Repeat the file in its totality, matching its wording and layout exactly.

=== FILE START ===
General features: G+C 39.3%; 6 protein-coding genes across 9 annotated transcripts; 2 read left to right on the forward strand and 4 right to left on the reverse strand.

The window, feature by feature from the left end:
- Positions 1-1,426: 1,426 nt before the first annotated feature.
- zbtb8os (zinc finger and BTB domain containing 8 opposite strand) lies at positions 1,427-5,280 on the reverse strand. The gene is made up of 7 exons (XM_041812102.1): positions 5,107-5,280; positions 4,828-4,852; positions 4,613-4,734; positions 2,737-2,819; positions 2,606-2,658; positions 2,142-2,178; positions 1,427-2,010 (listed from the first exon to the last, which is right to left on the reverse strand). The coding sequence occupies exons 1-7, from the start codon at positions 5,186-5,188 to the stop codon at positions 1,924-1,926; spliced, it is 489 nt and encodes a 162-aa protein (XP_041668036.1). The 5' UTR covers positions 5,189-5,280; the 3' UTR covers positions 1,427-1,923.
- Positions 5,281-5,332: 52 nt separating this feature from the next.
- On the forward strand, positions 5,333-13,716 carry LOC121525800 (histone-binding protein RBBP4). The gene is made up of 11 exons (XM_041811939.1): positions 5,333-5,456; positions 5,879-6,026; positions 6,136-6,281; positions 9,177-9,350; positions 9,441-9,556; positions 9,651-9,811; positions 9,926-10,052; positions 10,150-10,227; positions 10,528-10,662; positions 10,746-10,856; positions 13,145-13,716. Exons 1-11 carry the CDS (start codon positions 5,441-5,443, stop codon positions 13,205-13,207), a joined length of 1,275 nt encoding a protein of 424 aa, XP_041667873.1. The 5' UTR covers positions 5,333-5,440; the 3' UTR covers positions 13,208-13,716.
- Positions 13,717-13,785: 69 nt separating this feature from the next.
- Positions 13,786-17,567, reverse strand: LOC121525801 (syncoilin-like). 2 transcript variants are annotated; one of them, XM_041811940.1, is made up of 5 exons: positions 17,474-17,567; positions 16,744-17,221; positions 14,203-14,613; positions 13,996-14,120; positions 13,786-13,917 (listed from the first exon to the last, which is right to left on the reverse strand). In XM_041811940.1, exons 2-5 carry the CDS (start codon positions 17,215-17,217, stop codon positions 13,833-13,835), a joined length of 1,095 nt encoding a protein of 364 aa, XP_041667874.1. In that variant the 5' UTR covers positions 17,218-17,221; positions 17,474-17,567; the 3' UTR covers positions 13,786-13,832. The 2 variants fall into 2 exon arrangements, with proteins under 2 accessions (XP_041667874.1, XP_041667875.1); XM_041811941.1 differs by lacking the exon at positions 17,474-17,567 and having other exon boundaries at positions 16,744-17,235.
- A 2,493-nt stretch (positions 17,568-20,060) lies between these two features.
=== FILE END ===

General features: G+C 39.3%; 6 protein-coding genes across 9 annotated transcripts; 2 read left to right on the forward strand and 4 right to left on the reverse strand.

The window, feature by feature from the left end:
- Positions 1-1,426: 1,426 nt before the first annotated feature.
- zbtb8os (zinc finger and BTB domain containing 8 opposite strand) lies at positions 1,427-5,280 on the reverse strand. The gene is made up of 7 exons (XM_041812102.1): positions 5,107-5,280; positions 4,828-4,852; positions 4,613-4,734; positions 2,737-2,819; positions 2,606-2,658; positions 2,142-2,178; positions 1,427-2,010 (listed from the first exon to the last, which is right to left on the reverse strand). The coding sequence occupies exons 1-7, from the start codon at positions 5,186-5,188 to the stop codon at positions 1,924-1,926; spliced, it is 489 nt and encodes a 162-aa protein (XP_041668036.1). The 5' UTR covers positions 5,189-5,280; the 3' UTR covers positions 1,427-1,923.
- Positions 5,281-5,332: 52 nt separating this feature from the next.
- On the forward strand, positions 5,333-13,716 carry LOC121525800 (histone-binding protein RBBP4). The gene is made up of 11 exons (XM_041811939.1): positions 5,333-5,456; positions 5,879-6,026; positions 6,136-6,281; positions 9,177-9,350; positions 9,441-9,556; positions 9,651-9,811; positions 9,926-10,052; positions 10,150-10,227; positions 10,528-10,662; positions 10,746-10,856; positions 13,145-13,716. Exons 1-11 carry the CDS (start codon positions 5,441-5,443, stop codon positions 13,205-13,207), a joined length of 1,275 nt encoding a protein of 424 aa, XP_041667873.1. The 5' UTR covers positions 5,333-5,440; the 3' UTR covers positions 13,208-13,716.
- Positions 13,717-13,785: 69 nt separating this feature from the next.
- Positions 13,786-17,567, reverse strand: LOC121525801 (syncoilin-like). 2 transcript variants are annotated; one of them, XM_041811940.1, is made up of 5 exons: positions 17,474-17,567; positions 16,744-17,221; positions 14,203-14,613; positions 13,996-14,120; positions 13,786-13,917 (listed from the first exon to the last, which is right to left on the reverse strand). In XM_041811940.1, exons 2-5 carry the CDS (start codon positions 17,215-17,217, stop codon positions 13,833-13,835), a joined length of 1,095 nt encoding a protein of 364 aa, XP_041667874.1. In that variant the 5' UTR covers positions 17,218-17,221; positions 17,474-17,567; the 3' UTR covers positions 13,786-13,832. The 2 variants fall into 2 exon arrangements, with proteins under 2 accessions (XP_041667874.1, XP_041667875.1); XM_041811941.1 differs by lacking the exon at positions 17,474-17,567 and having other exon boundaries at positions 16,744-17,235.
- A 2,493-nt stretch (positions 17,568-20,060) lies between these two features.